Swiss Adventure: Bungee Jump (fall)

It wasn’t possible for all of the 600 delegates attending the Adventure Travel World Summit to participate in one of the many Pre-Summit Adventures like the one I shared in my last post. So, the first day of the summit is actually a “Day of Adventure” before filling the halls of the conference center for all the various sessions.

I was assigned to document the Bungee Jump. Or, as I indicate in the title, it was more of fall, or teeter. At the base of Mt. Titlis near the town of Engelberg south of Lucerne in Switzerland, we boarded a large rectangular cable car or gondola with a hole in the middle. I found out in a little video clip that I did (see below) that I was with a bunch of rookies. Nobody on this trip had ever been bungee jumping before. And, to complete the rookie-ness, I had never been either. The closest thing I’ve done like bungee jumping was the Canyon Swing just the day before as seen in the last video. Since we were “jumping” from a gondola, they asked us to just teeter forward and pivot over our feet to fall, not to jump and push the gondola away causing it to swing.

In looking back at it all, I can honestly say I was never afraid or nervous. I don’t know if it was because I had my photography and video work to keep me occupied or what. But I think it was because I totally trusted the system and our operators. They provided a good safety briefing before we boarded the gondola and I saw them go through their safety checklist before each person took the plunge. When it was my turn, I was feeling jovial, maybe even a bit showy as the video below may show, and was excited to drop.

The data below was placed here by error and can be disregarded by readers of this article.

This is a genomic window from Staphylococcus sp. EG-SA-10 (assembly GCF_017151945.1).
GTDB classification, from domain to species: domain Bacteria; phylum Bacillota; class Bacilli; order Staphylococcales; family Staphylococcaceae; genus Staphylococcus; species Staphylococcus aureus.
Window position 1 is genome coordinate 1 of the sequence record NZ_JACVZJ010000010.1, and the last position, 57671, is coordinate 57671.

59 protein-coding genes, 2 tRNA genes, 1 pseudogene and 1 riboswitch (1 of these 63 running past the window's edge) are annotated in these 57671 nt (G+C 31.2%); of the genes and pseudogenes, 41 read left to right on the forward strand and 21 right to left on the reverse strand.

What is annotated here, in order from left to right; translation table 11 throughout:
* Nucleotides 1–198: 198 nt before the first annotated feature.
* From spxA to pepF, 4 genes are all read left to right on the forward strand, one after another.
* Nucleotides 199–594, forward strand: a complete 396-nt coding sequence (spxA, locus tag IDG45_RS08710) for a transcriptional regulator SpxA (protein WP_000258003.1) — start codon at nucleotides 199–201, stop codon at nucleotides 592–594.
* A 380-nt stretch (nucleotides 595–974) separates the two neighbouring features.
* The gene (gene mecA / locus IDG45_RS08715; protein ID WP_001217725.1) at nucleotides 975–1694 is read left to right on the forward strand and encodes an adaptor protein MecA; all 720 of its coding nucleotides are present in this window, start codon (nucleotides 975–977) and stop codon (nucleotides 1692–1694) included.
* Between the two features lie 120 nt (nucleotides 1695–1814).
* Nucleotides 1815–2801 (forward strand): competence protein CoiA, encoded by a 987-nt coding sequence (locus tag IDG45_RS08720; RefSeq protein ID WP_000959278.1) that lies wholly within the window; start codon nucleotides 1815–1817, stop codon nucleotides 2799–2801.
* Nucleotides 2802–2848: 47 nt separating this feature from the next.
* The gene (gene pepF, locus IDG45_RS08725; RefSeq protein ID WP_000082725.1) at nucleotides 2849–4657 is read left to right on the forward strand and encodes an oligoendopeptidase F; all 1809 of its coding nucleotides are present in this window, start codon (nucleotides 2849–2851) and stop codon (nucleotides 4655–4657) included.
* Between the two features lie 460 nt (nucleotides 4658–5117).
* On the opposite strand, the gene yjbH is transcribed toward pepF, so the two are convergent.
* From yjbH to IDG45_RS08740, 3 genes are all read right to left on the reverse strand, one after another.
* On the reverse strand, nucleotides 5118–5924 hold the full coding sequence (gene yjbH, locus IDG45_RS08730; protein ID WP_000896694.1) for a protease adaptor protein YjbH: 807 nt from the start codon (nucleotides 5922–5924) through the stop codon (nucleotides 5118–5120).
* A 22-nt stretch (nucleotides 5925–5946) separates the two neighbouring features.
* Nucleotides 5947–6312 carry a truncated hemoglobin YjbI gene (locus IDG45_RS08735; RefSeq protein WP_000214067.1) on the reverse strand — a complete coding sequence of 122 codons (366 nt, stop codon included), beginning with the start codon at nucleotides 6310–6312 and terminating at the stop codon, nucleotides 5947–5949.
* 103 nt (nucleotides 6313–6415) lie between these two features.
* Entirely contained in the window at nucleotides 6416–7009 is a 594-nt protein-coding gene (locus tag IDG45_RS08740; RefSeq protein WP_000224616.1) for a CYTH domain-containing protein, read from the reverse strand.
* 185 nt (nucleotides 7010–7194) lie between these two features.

Afterwards, we grabbed some lunch and headed up to the top of the glacier covered Mt. Titlis for some beautiful views.

While writing about then bungee jump may give some insight to what I was thinking, nothing like the video below shows it:



Links:
www.adventuretravel.biz
www.engelberg.ch

About the author

Adventure Correspondent Cameron L. Martindell is a freelance adventure travel and expedition writer, photographer and filmmaker who founded Offyonder.com in 2000. He has contributed to Elevation Outdoors Magazine, The Gear Junkie, National Geographic, The Christian Science Monitor, The New York Times, The Washington Post, Outside, Backpacker, Wired, Australian Geographic, Mountainzone.com and others. He has been to all seven continents and lived on five of them, including a four-month stint at the South Pole. Cameron has more than 10 years of mountain search and rescue experience, is an Eagle Scout, has been an Australian bush firefighter, competes in sailing regattas, plans national and international youth programs, guides Oregon rafting trips and Australian bush backpacking trips.

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